Lucky I happened onto your comment to me on Loren's page (regarding the amputee thing). What amazes me is how frequently you comment to/on so many people and posts. But when one can't get out in the garden, what else is there to do?! Hope you're feeling well nowadays.
The synoptic gospels are Matthew, Mark and Luke. Synoptic as in synonym, these three books are similar in substance, chronology and language. The gospel of Matthew was chosen to be the first, not because it was written first but because it created a convenient transition between the Old and New Testaments, told the nativity story and had a genealogy of Jesus listed at the beginning. Matthew wrote approximately in the year 70, almost 40 years after Jesus had died. Mark wrote his gospel in the year 6o so it was the first gospel written. John, who wrote about two decades after the last synoptic gospel in the year 115.
Mark’s gospel starts with the story of John the Baptist. He has no reference, whatsoever, in the whole text of his narrative to the virgin birth. Matthew and Luke both have the nativity story in their gospels. Some scholars claim that earlier versions of both of these gospels have no references of the virgin birth nor the genealogies as both began as Mark’s did with John the Baptist.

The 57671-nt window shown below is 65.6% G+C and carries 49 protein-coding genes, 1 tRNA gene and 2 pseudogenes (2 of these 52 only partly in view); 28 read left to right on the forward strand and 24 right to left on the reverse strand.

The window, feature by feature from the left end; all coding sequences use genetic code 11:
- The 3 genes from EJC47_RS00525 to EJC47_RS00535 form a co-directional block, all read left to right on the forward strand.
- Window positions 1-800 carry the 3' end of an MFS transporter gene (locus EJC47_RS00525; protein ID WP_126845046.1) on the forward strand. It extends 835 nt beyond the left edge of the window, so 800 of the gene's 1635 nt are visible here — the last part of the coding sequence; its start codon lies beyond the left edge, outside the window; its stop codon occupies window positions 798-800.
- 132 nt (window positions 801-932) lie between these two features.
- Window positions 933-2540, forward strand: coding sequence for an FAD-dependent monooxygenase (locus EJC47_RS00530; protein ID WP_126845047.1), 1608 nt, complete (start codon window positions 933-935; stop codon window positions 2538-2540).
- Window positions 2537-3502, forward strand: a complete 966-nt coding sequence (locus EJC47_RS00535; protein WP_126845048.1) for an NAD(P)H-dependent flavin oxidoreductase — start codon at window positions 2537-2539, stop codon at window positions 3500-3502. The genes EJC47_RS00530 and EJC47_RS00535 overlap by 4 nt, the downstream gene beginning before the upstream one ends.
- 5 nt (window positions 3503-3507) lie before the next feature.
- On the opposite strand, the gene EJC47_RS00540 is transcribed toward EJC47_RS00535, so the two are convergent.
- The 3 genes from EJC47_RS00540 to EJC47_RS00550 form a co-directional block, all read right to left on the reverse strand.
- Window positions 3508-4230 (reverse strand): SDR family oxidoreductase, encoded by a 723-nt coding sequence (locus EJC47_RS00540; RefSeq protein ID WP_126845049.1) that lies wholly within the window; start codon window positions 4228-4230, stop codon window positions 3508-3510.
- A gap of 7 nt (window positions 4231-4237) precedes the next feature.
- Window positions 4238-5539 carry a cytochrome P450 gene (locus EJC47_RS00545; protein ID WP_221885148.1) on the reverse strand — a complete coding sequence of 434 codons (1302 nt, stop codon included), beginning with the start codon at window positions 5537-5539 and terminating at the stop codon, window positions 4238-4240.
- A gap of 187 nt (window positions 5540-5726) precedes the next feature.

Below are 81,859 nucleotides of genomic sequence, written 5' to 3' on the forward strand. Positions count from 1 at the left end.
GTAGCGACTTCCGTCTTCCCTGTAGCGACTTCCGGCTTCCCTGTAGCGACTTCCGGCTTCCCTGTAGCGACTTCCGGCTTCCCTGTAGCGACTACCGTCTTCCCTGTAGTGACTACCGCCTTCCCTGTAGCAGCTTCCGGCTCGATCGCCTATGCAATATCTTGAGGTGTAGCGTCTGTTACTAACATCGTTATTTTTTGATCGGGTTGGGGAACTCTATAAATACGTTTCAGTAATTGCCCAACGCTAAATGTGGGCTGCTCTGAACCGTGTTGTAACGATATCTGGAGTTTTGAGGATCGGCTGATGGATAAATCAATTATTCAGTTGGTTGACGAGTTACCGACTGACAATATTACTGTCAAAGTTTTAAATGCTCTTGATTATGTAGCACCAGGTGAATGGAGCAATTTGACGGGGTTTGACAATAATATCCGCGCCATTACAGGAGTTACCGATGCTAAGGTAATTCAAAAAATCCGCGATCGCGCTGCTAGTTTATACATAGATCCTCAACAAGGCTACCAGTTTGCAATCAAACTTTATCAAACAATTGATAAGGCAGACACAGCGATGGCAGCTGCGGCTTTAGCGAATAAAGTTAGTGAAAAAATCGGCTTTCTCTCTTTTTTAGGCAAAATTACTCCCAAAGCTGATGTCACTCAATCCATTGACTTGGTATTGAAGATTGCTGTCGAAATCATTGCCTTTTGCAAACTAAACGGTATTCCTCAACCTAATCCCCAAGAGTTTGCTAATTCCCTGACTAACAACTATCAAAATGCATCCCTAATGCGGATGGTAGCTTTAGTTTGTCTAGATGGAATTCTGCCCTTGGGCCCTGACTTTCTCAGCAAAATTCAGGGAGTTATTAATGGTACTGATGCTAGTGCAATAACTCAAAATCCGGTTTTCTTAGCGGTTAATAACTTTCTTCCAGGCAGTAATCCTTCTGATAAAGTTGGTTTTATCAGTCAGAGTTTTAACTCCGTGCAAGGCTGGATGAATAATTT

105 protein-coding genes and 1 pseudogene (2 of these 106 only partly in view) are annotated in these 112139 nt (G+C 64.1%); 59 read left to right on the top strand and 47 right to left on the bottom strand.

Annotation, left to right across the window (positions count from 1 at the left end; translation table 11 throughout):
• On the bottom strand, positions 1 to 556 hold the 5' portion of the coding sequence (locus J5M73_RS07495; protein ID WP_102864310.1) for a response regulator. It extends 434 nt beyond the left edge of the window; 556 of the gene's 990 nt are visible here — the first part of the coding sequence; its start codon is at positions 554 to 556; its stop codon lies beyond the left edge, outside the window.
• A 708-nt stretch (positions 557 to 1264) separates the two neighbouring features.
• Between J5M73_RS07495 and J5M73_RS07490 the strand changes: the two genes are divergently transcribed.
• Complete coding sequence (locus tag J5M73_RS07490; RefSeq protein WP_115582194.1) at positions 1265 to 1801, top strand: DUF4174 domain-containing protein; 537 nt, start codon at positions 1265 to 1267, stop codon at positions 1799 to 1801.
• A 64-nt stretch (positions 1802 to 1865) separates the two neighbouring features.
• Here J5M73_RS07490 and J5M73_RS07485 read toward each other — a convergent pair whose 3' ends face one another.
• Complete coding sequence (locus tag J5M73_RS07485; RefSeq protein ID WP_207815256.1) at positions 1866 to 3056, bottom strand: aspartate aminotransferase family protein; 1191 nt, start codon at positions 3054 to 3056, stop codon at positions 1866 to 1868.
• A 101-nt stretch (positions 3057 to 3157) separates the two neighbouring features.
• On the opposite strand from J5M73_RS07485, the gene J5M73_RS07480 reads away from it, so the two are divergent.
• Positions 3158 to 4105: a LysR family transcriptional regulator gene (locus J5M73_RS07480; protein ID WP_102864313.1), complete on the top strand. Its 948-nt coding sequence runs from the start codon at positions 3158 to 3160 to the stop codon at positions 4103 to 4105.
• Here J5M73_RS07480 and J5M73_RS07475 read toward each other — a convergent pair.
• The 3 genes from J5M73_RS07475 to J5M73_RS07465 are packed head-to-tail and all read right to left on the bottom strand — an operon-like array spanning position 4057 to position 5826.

With pagans joining the ranks of Christians in this new religion bringing their old beliefs, it was thought necessary to create a new concept of Jesus to compete with pagan gods being born in supernatural virgin births. It was more desirable to have Jesus be as divine and powerful for the new pagan converts. The gospel of Mark was already popular and was not to be changed. The original gospel, the book of Mark is dissimilar in another very important account; the story of the resurrection. Mark’s gospel originally ended with 16:8“Trembling and bewildered, the women went out and fled from the tomb. They said nothing to anyone, because they were afraid.” This was the end of the gospel as recorded in the Codex Vatacanus and Codex Sinaiticus.
Many bibles added verses 16:9-20 with a notation: “ The most reliable early manuscripts and other ancient witnesses do not have Mark 16:9-20.“ It is not a hotly debated issue that the last part of Mark was written by a different hand. The transition is abrupt and uncoordinated. Ithas stylish forms of writing that suggest
Thanks for you comment on my post. I enjoyed looking at your photo album. It's inspired me to go out today and take pictures of my yard, although it's nothing compared to yours, and too late in the year anyway!